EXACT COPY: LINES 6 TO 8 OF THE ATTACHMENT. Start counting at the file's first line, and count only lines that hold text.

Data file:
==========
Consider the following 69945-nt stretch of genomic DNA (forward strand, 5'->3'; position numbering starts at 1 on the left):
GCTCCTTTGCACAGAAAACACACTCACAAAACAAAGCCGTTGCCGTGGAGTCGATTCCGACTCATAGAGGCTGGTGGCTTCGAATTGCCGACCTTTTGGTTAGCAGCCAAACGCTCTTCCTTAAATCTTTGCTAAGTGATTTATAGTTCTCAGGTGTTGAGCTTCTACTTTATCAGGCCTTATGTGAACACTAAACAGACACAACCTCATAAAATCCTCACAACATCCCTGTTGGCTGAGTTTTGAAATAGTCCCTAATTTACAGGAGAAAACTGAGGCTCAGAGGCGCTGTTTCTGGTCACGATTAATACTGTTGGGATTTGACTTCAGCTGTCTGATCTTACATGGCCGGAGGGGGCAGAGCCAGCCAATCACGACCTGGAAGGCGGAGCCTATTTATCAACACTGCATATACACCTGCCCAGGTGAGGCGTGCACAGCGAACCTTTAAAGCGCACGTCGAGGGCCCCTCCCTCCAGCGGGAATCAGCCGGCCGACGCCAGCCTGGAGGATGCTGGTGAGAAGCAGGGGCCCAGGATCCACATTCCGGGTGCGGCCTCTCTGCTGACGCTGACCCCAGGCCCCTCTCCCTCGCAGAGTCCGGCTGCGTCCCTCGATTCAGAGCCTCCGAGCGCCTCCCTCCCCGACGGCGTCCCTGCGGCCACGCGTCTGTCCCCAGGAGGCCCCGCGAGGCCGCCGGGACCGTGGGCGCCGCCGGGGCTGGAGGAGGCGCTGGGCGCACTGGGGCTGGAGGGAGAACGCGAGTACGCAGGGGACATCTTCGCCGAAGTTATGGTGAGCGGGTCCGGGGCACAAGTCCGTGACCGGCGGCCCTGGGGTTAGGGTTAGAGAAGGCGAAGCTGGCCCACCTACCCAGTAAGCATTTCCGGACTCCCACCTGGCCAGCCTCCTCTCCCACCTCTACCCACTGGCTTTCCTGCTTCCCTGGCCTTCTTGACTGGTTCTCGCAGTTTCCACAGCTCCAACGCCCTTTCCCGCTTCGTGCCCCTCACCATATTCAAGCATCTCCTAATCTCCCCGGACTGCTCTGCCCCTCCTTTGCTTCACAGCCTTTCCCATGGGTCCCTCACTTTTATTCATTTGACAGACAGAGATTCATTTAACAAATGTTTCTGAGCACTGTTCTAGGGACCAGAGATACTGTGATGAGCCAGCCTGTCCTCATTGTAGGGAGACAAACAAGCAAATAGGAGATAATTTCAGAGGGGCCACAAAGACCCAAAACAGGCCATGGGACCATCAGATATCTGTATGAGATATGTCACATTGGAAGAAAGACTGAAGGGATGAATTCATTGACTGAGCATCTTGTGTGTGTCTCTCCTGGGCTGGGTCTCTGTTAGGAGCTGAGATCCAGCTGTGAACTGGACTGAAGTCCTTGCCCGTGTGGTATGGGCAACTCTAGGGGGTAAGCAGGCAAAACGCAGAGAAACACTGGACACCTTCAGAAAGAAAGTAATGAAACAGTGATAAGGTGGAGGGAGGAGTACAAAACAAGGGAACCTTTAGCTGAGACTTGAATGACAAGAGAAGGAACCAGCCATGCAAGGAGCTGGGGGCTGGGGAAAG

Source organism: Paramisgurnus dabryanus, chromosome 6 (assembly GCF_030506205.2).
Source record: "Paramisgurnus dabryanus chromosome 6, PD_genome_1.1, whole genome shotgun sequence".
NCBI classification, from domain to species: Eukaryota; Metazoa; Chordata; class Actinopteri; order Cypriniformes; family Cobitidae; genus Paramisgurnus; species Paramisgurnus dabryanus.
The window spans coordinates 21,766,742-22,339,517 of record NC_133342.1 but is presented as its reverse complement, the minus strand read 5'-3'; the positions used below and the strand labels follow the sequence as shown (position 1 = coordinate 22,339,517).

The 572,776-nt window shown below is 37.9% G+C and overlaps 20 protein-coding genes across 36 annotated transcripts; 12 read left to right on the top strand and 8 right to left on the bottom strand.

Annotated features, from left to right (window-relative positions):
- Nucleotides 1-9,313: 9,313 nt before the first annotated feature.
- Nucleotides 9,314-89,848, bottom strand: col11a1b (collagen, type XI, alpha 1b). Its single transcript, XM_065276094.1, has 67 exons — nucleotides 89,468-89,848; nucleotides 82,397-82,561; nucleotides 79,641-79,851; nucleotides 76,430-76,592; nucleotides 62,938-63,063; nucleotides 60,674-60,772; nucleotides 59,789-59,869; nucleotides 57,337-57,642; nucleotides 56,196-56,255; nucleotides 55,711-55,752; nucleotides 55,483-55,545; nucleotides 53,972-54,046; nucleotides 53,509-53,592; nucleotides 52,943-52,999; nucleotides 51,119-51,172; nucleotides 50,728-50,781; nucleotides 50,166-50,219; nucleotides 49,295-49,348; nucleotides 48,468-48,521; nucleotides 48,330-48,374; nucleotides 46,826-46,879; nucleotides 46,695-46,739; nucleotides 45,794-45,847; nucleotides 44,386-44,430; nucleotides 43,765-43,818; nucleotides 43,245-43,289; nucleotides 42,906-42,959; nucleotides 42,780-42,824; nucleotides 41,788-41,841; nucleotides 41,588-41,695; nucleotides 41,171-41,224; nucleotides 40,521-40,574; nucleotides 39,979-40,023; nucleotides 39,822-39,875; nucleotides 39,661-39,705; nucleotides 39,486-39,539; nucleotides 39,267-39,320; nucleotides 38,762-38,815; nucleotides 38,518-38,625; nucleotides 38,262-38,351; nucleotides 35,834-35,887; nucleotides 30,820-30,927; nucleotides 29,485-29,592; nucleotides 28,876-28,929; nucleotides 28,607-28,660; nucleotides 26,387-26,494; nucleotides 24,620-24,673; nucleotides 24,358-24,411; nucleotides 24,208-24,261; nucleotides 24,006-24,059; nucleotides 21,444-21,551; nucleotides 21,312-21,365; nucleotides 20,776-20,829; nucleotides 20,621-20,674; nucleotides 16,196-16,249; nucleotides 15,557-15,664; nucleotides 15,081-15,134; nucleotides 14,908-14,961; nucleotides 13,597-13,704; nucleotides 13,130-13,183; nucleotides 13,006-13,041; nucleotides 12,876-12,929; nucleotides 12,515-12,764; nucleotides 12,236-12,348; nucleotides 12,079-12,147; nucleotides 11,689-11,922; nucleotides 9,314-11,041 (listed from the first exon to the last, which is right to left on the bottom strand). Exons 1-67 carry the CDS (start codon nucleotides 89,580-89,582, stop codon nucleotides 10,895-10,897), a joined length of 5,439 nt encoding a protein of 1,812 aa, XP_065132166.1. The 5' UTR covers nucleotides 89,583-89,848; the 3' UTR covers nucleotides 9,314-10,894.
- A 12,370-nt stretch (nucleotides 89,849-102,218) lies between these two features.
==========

The window spans coordinates 21,766,742-22,339,517 of record NC_133342.1 but is presented as its reverse complement, the minus strand read 5'-3'; the positions used below and the strand labels follow the sequence as shown (position 1 = coordinate 22,339,517).

The 572,776-nt window shown below is 37.9% G+C and overlaps 20 protein-coding genes across 36 annotated transcripts; 12 read left to right on the top strand and 8 right to left on the bottom strand.

Annotated features, from left to right (window-relative positions):